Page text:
Dr. Shannon Bennett, from NewYork-Presbyterian’s Center for Youth Mental Health, has some suggestions on how to talk to kids about difficult and scary things. Finally, Dr. Warren Ng, shares ways both kids and adults can take care of themselves when overwhelmed by sadness.


Dr. Bennett: Be open to talking about hard topics with your kids and allow them to ask you questions. To be a good listener and then to ask questions back so that we really understand what their fears are, because the content of their fears may be different than the things that we’re thinking about or worried about.

It’s OK to have feelings, right? These are hard feelings to have, whether it’s grief or anxiety or uncertainty. These are not feelings that any of us, kids or adults, like to have. So we want to validate these feelings. We don’t want to say don’t worry about it.

I think labeling it. So even if parents are visibly upset, letting your kids know, I can feel upset and still be strong for you. So even if you were moved to tears by the news, which of course, many of us are letting them know it’s OK. I’m having a strong feeling right now and I can still be strong and I’m here for you as well.

So It’s helpful to just keep a dialogue open. Uh, to share information if we have it, there’s so many, so many unknowns, whether we’re talking about war or COVID or so many current events, um, we can be open about what we don’t know. And if there’s things that we don’t know, we can also let our kids know that we will try to learn more about it together, or look for answers together. Look for ways to be helpers together, either in our own community or for crises at large, whether that’s donating or signing up to help even in a small way in our own communities. So talking to kids about ways that we can be helpers can be a good thing to include in these conversations as well.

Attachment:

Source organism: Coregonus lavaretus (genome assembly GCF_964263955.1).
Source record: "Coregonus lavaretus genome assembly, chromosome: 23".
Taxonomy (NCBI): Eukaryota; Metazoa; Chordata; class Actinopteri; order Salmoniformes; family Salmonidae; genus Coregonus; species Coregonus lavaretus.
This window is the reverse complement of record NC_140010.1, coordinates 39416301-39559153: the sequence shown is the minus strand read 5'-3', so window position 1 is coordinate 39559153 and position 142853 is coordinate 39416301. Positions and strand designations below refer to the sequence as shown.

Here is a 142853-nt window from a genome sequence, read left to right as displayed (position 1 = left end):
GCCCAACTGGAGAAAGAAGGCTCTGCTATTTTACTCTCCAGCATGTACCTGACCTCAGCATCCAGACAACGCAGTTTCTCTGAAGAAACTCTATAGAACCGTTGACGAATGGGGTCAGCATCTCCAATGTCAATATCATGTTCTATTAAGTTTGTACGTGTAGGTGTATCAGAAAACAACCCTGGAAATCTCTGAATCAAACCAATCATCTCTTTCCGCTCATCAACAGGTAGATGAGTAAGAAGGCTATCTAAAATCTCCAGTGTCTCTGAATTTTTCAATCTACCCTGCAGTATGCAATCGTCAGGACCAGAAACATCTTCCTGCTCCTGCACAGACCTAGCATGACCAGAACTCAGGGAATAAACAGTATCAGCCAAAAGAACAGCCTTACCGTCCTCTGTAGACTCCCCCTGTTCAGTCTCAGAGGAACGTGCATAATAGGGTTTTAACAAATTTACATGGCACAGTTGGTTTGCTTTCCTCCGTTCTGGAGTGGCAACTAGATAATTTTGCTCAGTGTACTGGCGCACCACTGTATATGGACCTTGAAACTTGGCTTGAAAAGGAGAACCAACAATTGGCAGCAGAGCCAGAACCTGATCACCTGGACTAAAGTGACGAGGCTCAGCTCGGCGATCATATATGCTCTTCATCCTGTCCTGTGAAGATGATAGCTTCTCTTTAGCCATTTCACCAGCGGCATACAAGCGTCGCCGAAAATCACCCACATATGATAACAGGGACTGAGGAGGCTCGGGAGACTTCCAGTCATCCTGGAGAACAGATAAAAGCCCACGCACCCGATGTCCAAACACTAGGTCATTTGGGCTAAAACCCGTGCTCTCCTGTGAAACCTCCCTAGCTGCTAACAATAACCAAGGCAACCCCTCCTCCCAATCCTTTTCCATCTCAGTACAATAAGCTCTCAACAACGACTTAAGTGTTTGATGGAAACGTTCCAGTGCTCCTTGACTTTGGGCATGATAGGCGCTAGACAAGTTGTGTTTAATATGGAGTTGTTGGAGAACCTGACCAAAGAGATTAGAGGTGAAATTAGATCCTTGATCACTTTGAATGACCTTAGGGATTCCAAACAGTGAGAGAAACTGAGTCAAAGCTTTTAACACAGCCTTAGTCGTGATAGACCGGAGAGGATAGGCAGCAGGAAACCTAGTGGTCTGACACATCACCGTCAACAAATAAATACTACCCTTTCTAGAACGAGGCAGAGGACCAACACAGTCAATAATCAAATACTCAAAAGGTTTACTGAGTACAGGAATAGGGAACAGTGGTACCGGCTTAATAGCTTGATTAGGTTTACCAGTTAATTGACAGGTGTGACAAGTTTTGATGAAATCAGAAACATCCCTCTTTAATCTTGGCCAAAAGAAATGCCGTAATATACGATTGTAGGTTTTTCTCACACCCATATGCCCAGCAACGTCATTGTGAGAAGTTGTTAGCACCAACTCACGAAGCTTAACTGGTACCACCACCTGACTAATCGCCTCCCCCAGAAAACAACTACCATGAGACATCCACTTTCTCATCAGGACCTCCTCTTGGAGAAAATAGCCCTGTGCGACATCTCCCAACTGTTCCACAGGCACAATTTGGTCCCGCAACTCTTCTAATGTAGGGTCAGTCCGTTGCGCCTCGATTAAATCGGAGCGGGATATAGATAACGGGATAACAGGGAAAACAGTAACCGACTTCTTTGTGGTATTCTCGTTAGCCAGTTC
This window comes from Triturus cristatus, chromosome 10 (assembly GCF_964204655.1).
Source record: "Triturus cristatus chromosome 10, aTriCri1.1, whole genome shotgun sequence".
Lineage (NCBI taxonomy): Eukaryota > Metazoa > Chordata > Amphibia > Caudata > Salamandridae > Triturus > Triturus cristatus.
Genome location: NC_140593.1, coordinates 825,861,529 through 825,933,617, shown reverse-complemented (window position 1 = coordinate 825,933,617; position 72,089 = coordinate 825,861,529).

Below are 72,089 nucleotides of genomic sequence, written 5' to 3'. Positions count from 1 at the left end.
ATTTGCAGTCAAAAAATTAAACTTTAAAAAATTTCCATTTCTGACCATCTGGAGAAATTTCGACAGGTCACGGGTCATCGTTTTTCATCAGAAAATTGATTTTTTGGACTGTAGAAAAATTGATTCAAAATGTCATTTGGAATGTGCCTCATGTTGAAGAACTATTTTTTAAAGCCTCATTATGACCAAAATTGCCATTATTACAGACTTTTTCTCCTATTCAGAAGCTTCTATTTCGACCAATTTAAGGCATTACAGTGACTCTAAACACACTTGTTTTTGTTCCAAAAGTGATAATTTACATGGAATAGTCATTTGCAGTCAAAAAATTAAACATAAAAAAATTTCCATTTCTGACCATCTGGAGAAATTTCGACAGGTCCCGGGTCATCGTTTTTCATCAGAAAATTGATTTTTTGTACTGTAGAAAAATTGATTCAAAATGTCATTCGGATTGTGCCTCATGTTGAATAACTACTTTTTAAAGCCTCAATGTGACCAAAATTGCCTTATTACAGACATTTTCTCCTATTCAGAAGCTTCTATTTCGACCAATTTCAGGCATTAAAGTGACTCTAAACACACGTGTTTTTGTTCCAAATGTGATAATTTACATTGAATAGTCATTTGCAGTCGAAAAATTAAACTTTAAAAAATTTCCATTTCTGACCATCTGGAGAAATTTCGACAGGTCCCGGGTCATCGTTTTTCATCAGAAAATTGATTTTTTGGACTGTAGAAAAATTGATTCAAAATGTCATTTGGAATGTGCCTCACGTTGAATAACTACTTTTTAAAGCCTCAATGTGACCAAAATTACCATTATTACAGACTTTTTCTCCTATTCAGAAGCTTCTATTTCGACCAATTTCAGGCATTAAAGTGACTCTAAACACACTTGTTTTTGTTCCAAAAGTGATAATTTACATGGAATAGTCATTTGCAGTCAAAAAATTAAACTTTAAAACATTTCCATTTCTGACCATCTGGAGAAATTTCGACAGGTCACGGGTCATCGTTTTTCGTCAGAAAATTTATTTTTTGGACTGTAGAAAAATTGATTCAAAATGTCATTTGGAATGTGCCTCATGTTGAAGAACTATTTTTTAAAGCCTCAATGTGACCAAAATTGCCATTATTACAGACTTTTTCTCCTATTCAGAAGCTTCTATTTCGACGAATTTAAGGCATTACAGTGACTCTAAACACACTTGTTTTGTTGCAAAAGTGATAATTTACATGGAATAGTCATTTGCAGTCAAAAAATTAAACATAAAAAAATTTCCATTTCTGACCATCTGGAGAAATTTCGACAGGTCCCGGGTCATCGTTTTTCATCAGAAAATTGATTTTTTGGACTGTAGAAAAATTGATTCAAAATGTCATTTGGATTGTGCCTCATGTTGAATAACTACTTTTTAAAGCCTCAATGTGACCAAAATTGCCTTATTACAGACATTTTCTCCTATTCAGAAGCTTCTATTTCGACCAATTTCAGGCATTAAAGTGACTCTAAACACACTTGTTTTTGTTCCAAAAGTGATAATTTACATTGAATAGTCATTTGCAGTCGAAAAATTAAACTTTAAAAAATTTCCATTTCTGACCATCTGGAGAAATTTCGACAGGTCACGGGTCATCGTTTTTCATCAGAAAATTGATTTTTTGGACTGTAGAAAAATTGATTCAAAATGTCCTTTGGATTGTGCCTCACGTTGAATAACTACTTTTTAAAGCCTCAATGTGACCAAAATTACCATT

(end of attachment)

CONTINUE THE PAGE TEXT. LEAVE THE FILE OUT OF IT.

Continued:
Dr. Ng: Kids look towards adults for reassurance, safety and security. We’re often put into situations where we don’t know what to do. Um, and so what do we hold on to, to try to get through it? And that’s often ourselves.

And I think like on any airplane, you know, they have that wonderful metaphor that when we’re having difficulties and the oxygen mask drops down, if you are with the child, please put on the oxygen mask first so that you can then help your child. And I think it’s the same to be able to say that: for parents or caregivers or people taking care of kids, part of your being able to help them is being able to be in the best position to help them.

And I think that fear is infectious much like many of the other things that we’ve been dealing with and that there are ways that we can protect one another from even fear. And I think part of it is acknowledging our shared humanity and if we put on the metaphorical mask, part of it is how can we protect ourselves and how can we also protect others? 

And when that inner experience is not feeling good, like when it’s a fear or an anxiety or a sadness, then something you don’t want them to be alone in because maybe they can do something, or someone can do something for them to feel better. So when I’m sad, this is how I feel I’m labeling it. And what can I do when I feel sad? So I can listen to music. I can talk to my friend. I can take a walk. I could take five breaths. So then suddenly I have not only learned to label an emotion, but I’ve also learned to see what are my options or potential strategies around it. 

When I’m feeling sad or when I’m feeling scared, these are the some of the things that I can do to help myself. What can we do in terms of our own agency, in having some control over a situation that we might not feel control over.